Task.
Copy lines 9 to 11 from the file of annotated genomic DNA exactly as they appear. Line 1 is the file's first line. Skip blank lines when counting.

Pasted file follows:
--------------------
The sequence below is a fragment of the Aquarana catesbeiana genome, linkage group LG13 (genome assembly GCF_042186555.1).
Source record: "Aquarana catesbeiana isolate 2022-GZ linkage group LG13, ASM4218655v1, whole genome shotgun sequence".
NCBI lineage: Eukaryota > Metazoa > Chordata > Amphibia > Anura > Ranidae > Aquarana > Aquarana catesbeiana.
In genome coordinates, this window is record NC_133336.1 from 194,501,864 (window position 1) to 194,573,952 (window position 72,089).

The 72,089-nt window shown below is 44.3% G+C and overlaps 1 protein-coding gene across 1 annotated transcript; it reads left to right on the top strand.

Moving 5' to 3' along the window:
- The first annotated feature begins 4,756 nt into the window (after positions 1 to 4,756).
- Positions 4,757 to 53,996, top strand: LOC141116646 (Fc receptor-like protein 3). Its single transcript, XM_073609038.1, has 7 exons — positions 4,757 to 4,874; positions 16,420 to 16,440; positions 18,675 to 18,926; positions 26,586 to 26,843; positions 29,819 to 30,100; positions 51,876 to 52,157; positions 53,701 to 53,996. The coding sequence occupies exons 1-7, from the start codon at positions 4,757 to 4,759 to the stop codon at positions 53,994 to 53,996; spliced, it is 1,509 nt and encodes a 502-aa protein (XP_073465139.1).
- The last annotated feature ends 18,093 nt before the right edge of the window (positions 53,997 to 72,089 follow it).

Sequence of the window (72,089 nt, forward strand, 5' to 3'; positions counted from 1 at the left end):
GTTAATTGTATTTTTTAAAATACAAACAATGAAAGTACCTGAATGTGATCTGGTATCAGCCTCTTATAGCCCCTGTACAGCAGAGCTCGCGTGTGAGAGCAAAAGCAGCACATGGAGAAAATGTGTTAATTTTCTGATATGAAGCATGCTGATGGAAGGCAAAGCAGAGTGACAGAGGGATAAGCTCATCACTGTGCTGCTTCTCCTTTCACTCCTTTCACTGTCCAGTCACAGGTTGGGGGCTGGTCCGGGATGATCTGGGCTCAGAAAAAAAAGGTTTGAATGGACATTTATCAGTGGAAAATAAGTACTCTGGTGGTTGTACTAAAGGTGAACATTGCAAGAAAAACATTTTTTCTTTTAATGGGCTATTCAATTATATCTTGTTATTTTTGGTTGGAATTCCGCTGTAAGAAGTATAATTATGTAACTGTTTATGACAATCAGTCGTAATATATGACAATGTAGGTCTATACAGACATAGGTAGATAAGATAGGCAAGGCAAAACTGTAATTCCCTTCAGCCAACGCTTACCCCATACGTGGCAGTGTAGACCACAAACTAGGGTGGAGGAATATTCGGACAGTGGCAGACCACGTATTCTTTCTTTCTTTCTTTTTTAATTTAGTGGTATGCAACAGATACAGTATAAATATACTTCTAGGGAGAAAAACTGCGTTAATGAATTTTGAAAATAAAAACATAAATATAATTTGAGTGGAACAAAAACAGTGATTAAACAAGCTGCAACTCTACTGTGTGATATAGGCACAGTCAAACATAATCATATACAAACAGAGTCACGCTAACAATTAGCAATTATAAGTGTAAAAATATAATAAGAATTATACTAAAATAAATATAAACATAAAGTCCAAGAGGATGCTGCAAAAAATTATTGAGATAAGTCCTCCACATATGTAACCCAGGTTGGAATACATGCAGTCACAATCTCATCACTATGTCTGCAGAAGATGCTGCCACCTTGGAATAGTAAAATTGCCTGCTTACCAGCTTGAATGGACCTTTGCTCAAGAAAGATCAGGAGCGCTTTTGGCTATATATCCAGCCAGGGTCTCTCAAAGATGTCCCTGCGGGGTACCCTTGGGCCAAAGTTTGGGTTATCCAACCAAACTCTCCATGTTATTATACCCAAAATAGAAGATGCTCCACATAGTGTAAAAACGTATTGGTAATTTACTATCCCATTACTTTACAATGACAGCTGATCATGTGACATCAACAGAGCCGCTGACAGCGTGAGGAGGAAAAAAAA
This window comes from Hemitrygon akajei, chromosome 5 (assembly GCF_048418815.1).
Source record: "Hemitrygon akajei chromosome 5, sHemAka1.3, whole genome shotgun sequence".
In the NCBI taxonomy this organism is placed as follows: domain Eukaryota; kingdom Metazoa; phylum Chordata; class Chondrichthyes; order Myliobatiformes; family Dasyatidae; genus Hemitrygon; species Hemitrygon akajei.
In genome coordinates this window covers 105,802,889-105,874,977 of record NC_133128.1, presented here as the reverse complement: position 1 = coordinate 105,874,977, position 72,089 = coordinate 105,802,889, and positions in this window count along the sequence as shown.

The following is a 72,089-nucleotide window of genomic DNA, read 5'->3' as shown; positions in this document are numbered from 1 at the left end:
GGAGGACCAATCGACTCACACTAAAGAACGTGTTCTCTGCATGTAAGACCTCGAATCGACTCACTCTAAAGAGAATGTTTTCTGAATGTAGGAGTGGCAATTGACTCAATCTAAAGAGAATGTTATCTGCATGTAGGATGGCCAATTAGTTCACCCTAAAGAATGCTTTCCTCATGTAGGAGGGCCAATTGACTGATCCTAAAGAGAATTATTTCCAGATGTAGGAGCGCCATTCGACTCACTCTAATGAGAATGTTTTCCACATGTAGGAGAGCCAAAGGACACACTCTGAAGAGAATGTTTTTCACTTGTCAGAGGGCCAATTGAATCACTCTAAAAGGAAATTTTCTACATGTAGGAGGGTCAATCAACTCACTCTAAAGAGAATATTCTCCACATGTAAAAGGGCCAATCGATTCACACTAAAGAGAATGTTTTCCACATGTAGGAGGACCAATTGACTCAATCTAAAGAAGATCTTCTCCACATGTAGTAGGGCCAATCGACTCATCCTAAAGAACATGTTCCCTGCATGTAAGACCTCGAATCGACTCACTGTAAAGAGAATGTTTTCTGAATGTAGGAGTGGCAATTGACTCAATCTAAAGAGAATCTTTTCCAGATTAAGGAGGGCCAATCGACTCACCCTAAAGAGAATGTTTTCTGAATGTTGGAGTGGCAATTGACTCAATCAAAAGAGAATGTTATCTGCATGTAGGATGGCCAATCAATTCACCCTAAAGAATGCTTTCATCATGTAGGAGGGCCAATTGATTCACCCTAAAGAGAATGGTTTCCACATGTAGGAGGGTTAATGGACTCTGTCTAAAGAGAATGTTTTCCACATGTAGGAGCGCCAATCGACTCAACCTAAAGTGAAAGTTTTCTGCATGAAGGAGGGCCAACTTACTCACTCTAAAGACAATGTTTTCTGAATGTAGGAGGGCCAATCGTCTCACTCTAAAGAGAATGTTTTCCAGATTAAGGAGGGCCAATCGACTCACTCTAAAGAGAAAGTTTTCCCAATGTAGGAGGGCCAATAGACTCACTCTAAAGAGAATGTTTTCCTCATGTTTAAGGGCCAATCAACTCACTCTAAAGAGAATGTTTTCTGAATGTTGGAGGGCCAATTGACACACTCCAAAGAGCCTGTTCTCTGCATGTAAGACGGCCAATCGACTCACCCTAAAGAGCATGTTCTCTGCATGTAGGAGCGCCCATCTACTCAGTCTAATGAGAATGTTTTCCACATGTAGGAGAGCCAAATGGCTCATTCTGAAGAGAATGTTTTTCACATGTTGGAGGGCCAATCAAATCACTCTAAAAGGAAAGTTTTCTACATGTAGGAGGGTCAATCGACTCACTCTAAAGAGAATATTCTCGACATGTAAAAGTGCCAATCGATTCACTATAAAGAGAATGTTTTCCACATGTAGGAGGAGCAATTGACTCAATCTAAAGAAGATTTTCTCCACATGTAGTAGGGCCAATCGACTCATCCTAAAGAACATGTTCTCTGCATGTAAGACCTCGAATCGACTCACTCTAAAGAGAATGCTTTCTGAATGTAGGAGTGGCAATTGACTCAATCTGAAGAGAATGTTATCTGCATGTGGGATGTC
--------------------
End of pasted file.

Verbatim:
- The last annotated feature ends 18,093 nt before the right edge of the window (positions 53,997 to 72,089 follow it).

Sequence of the window (72,089 nt, forward strand, 5' to 3'; positions counted from 1 at the left end):
GTTAATTGTATTTTTTAAAATACAAACAATGAAAGTACCTGAATGTGATCTGGTATCAGCCTCTTATAGCCCCTGTACAGCAGAGCTCGCGTGTGAGAGCAAAAGCAGCACATGGAGAAAATGTGTTAATTTTCTGATATGAAGCATGCTGATGGAAGGCAAAGCAGAGTGACAGAGGGATAAGCTCATCACTGTGCTGCTTCTCCTTTCACTCCTTTCACTGTCCAGTCACAGGTTGGGGGCTGGTCCGGGATGATCTGGGCTCAGAAAAAAAAGGTTTGAATGGACATTTATCAGTGGAAAATAAGTACTCTGGTGGTTGTACTAAAGGTGAACATTGCAAGAAAAACATTTTTTCTTTTAATGGGCTATTCAATTATATCTTGTTATTTTTGGTTGGAATTCCGCTGTAAGAAGTATAATTATGTAACTGTTTATGACAATCAGTCGTAATATATGACAATGTAGGTCTATACAGACATAGGTAGATAAGATAGGCAAGGCAAAACTGTAATTCCCTTCAGCCAACGCTTACCCCATACGTGGCAGTGTAGACCACAAACTAGGGTGGAGGAATATTCGGACAGTGGCAGACCACGTATTCTTTCTTTCTTTCTTTTTTAATTTAGTGGTATGCAACAGATACAGTATAAATATACTTCTAGGGAGAAAAACTGCGTTAATGAATTTTGAAAATAAAAACATAAATATAATTTGAGTGGAACAAAAACAGTGATTAAACAAGCTGCAACTCTACTGTGTGATATAGGCACAGTCAAACATAATCATATACAAACAGAGTCACGCTAACAATTAGCAATTATAAGTGTAAAAATATAATAAGAATTATACTAAAATAAATATAAACATAAAGTCCAAGAGGATGCTGCAAAAAATTATTGAGATAAGTCCTCCACATATGTAACCCAGGTTGGAATACATGCAGTCACAATCTCATCACTATGTCTGCAGAAGATGCTGCCACCTTGGAATAGTAAAATTGCCTGCTTACCAGCTTGAATGGACCTTTGCTCAAGAAAGATCAGGAGCGCTTTTGGCTATATATCCAGCCAGGGTCTCTCAAAGATGTCCCTGCGGGGTACCCTTGGGCCAAAGTTTGGGTTATCCAACCAAACTCTCCATGTTATTATACCCAAAATAGAAGATGCTCCACATAGTGTAAAAACGTATTGGTAATTTACTATCCCATTACTTTACAATGACAGCTGATCATGTGACATCAACAGAGCCGCTGACAGCGTGAGGAGGAAAAAAAA